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Girls Experiencing Engineering: Evolution and Impact of a Single-Gender Outreach Program

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2011 ASEE Annual Conference & Exposition


Vancouver, BC

Publication Date

June 26, 2011

Start Date

June 26, 2011

End Date

June 29, 2011



Conference Session

Engaging Families and Exciting Girls with Engineering

Tagged Division

K-12 & Pre-College Engineering

Page Count


Page Numbers

22.745.1 - 22.745.13



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Paper Authors


Stephanie S. Ivey University of Memphis

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Dr. Stephanie Ivey, Assistant Professor of Civil Engineering, is currently involved in several engineering and STEM education projects. She is part of the project team for the NSF funded MemphiSTEP: A STEM Talent Expansion Program (NSF DUE 0756738), where her responsibilities include coordination of the entire project’s mentoring activities, including the peer-mentoring, peer-tutoring, and STEM club mini-grant program. She is leading a project focused on service learning within the Civil Engineering curriculum and a project examining links between learning styles and freshman attrition from engineering programs. Dr. Ivey et al. received the 2005 Best Research Paper award from the ASEE Midwest Section, and the 2006 award from ASEE Zone III for the preliminary publication from the learning style project. She teaches courses in transportation engineering and engineering statistics and conducts research in the area of sustainable community development and freight modeling. She is a lead faculty instructor for the Herff College of Engineering’s targeted outreach program, Girls Experiencing Engineering, since its inception in 2004, and has also served as program faculty in other co-educational outreach programs. She has experience as a high-school math/science teacher, is the faculty advisor for the UM Institute of Transportation Engineers student chapter, and holds a local office with ASCE.

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Paul J. Palazolo University of Memphis

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Dr. Paul J. Palazolo
is Associate Professor of Civil Engineering and the Associate Dean of the College of Engineering at the University
of Memphis. He has been part of the development team for the Foundation Sequence in the department for the past
10 years with emphasis on visualization and computation skills. He has been the Co-PI for several funded
engineering education projects focusing on retention and broadening the appeal of engineering to underrepresented
populations in the greater Memphis area. He is an active member of the American Society of Engineering Educators
serving in several executive positions at the regional level.

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Girls Experiencing Engineering: Evolution and Impact of a Single-Gender Outreach ProgramAbstractThe Girls Experiencing Engineering (GEE) program is a fast-paced, interactive program thatseeks to instill young women with confidence, interest, and awareness of the wide array of careeropportunities within science, technology, and engineering fields. The GEE program began in2004 as a one-week session targeting 24 middle school girls and four math and science teachers.The program has expanded tremendously, with the 2010 program structured in a series of oneweek, 20-hour intensive sessions, accommodating 143 middle and high school studentparticipants, 20 peer mentors, and 21 middle and high school math and science teachers. Overthe course of the past 7 years, GEE has involved 641 middle school and high school students,along with 100 teachers and 128 high school and college mentors. Importantly, 85% of thesegirls represent minority groups traditionally underrepresented in math, science, technology, andengineering fields.The primary goal of the GEE Program is to increase the number of girls pursuing careers inSTEM fields by offering female middle school and high school students an opportunity toincrease their awareness and interest levels regarding existing and potential opportunities in thefields of mathematics, science, and engineering. Secondarily, the program seeks to create abroader impact by providing high school and middle school science and math teachers with newpedagogical methods and tools for use in their classrooms and by providing high school girlswith leadership training and practice opportunities through peer mentoring. Finally, the programincludes a goal of broadening knowledge of participants' parents about career opportunities inengineering.This paper outlines the program evolution and the lessons learned over the past seven years anddetails specifically the way in which the program has evolved to address the unique skills andneeds of the young women. Findings from the formal assessment of the program will bedescribed, in particular with respect to unexpected outcomes. Finally, future programmodifications and recommendations of the program developers applicable to other outreachactivities will be addressed, with specific examples from the GEE program used as illustration.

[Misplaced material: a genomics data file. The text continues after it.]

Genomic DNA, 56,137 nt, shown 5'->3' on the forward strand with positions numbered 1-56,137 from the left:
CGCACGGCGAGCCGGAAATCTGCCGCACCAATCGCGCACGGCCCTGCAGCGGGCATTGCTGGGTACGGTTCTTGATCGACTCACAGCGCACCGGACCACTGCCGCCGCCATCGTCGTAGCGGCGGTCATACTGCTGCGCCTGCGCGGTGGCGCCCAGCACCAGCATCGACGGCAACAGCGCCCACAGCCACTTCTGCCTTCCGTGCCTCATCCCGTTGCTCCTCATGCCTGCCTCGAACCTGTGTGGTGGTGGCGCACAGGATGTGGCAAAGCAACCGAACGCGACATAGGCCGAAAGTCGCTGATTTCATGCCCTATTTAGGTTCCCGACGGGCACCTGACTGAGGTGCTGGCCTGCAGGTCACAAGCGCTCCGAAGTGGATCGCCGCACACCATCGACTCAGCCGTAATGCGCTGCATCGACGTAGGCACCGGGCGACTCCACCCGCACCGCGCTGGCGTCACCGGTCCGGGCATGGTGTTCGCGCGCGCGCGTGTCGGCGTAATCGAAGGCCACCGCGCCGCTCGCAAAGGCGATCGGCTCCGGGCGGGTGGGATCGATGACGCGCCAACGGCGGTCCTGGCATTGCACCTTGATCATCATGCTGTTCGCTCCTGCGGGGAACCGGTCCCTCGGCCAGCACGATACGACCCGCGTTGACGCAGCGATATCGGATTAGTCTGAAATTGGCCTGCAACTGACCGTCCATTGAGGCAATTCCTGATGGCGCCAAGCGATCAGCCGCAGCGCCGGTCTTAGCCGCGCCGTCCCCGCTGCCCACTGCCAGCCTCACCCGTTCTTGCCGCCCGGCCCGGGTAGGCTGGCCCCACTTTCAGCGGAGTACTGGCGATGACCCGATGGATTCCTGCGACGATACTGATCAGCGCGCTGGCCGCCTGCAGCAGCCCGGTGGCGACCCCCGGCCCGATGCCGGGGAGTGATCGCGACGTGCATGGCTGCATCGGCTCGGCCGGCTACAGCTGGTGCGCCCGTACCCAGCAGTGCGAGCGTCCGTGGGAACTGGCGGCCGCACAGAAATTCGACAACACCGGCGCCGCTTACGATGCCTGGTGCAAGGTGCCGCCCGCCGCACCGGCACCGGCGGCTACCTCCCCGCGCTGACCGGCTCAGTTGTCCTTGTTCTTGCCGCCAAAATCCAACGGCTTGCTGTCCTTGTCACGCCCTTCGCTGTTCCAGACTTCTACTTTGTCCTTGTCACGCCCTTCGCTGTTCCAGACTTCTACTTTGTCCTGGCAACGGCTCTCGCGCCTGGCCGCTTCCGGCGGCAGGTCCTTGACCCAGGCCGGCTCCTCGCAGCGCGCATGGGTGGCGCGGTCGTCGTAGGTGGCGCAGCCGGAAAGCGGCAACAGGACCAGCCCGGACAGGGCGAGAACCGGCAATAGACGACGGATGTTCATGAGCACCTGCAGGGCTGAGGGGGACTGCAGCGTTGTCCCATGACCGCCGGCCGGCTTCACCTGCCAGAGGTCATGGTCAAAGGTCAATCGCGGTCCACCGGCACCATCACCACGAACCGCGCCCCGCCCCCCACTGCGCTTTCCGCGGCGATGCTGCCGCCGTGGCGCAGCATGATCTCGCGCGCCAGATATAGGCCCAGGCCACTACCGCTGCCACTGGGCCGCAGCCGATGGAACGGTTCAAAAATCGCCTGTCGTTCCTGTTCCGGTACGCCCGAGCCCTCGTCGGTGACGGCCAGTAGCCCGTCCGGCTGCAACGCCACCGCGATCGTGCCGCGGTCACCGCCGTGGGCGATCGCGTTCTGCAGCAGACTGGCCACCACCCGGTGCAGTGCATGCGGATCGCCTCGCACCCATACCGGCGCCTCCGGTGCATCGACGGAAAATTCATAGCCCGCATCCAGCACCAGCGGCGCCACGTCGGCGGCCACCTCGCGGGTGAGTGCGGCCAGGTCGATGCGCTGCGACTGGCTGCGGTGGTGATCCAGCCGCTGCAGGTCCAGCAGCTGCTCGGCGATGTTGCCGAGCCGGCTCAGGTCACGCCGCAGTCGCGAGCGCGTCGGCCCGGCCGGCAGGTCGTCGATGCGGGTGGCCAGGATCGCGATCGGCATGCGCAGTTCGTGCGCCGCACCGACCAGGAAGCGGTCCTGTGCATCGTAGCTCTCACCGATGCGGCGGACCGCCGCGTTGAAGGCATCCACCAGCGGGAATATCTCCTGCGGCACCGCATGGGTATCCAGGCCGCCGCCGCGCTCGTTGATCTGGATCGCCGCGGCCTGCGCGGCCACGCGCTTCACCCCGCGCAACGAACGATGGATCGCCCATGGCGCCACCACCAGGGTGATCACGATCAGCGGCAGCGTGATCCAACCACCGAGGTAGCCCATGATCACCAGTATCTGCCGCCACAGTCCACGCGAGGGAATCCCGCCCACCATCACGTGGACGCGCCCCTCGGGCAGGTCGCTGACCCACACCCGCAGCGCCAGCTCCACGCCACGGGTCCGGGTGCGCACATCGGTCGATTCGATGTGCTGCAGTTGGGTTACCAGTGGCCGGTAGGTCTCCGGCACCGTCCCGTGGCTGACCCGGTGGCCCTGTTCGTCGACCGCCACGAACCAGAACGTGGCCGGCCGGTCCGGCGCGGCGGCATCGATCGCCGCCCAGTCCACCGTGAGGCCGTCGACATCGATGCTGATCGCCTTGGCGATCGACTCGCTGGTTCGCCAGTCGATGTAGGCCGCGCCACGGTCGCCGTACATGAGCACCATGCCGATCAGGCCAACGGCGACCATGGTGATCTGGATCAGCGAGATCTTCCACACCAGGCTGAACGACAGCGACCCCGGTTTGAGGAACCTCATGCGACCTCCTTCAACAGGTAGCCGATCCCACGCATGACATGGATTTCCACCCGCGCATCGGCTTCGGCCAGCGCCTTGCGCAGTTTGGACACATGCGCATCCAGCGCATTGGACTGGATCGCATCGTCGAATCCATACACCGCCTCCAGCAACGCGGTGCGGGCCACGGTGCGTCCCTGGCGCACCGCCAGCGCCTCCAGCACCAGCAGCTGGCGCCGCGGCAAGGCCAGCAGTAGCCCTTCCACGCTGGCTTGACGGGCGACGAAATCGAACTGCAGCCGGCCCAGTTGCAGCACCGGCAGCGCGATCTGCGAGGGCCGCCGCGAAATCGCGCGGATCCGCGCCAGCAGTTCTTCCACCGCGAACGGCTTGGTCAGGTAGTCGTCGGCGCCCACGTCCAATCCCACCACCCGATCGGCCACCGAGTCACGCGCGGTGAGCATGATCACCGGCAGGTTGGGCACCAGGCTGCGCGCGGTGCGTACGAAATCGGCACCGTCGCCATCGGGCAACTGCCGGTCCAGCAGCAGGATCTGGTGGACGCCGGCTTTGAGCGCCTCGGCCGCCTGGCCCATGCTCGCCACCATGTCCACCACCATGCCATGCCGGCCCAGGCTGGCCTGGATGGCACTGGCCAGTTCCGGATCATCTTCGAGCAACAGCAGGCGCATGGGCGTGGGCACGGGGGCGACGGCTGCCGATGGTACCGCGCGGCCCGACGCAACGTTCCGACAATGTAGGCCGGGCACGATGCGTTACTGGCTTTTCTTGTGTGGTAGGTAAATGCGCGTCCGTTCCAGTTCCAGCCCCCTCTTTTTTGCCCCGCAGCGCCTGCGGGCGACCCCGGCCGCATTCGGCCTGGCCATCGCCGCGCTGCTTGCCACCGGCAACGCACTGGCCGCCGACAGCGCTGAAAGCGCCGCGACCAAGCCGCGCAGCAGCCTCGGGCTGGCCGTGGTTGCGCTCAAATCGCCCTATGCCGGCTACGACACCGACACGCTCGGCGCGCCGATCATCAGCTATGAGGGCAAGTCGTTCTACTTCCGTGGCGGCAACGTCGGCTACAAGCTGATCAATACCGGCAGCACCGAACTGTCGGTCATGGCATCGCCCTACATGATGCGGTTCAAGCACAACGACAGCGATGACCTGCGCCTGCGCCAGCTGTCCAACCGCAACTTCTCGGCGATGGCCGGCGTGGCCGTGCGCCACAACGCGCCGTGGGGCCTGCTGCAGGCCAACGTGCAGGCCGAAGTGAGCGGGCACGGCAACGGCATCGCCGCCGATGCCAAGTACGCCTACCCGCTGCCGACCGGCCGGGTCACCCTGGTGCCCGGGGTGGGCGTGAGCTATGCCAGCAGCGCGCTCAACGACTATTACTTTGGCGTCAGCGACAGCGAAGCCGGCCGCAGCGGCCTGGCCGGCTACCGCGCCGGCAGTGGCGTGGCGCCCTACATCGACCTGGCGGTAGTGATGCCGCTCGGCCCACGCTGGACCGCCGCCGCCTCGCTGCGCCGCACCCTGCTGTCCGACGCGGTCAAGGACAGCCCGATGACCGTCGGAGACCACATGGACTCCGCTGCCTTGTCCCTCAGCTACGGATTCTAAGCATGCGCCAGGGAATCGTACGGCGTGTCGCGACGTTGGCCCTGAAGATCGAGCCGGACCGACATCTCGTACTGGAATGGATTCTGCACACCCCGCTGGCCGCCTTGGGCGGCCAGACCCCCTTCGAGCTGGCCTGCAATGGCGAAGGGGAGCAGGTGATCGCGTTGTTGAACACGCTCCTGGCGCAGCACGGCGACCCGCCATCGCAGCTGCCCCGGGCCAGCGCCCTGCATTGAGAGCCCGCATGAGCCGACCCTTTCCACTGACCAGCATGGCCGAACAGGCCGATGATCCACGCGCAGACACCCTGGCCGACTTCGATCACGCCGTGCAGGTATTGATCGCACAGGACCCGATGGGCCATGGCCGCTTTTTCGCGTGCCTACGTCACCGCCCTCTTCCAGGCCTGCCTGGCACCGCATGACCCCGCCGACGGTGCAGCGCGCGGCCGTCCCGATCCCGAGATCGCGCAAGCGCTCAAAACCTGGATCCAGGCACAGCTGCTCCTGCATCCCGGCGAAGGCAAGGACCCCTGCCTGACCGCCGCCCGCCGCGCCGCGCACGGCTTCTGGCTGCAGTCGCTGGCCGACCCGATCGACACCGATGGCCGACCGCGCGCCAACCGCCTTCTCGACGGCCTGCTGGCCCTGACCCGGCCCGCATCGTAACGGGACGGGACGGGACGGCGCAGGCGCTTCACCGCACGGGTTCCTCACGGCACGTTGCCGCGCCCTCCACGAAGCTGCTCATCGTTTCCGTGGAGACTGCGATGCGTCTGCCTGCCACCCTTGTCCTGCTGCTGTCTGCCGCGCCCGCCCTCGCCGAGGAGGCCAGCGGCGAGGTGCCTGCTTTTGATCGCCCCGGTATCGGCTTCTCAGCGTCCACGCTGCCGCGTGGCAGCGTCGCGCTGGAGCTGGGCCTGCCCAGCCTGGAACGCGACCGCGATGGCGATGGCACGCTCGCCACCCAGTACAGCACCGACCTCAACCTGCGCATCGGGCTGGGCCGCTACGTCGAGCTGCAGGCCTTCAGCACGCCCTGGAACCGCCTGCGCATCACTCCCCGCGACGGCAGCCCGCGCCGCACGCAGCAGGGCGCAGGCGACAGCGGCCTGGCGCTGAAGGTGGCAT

Ivey, S. S., & Palazolo, P. J. (2011, June), Girls Experiencing Engineering: Evolution and Impact of a Single-Gender Outreach Program Paper presented at 2011 ASEE Annual Conference & Exposition, Vancouver, BC. 10.18260/1-2--18026

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